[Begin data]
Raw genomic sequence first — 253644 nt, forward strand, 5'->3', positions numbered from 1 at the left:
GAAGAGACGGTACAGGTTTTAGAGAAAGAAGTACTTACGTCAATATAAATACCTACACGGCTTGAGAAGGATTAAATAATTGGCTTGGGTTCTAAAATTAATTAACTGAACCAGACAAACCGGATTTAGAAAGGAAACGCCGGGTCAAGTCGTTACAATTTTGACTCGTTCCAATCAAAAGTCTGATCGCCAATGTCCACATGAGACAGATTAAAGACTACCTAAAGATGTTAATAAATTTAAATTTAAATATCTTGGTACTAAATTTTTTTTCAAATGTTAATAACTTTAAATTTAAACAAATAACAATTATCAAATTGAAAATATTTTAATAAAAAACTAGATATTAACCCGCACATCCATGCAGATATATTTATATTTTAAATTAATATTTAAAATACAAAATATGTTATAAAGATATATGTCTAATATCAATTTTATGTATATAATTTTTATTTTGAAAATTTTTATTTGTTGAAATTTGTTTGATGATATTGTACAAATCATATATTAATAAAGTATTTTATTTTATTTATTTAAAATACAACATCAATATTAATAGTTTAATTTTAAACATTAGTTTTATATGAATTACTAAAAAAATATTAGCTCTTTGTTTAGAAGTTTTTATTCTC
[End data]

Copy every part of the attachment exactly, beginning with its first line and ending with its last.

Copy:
Raw genomic sequence first — 253644 nt, forward strand, 5'->3', positions numbered from 1 at the left:
GAAGAGACGGTACAGGTTTTAGAGAAAGAAGTACTTACGTCAATATAAATACCTACACGGCTTGAGAAGGATTAAATAATTGGCTTGGGTTCTAAAATTAATTAACTGAACCAGACAAACCGGATTTAGAAAGGAAACGCCGGGTCAAGTCGTTACAATTTTGACTCGTTCCAATCAAAAGTCTGATCGCCAATGTCCACATGAGACAGATTAAAGACTACCTAAAGATGTTAATAAATTTAAATTTAAATATCTTGGTACTAAATTTTTTTTCAAATGTTAATAACTTTAAATTTAAACAAATAACAATTATCAAATTGAAAATATTTTAATAAAAAACTAGATATTAACCCGCACATCCATGCAGATATATTTATATTTTAAATTAATATTTAAAATACAAAATATGTTATAAAGATATATGTCTAATATCAATTTTATGTATATAATTTTTATTTTGAAAATTTTTATTTGTTGAAATTTGTTTGATGATATTGTACAAATCATATATTAATAAAGTATTTTATTTTATTTATTTAAAATACAACATCAATATTAATAGTTTAATTTTAAACATTAGTTTTATATGAATTACTAAAAAAATATTAGCTCTTTGTTTAGAAGTTTTTATTCTC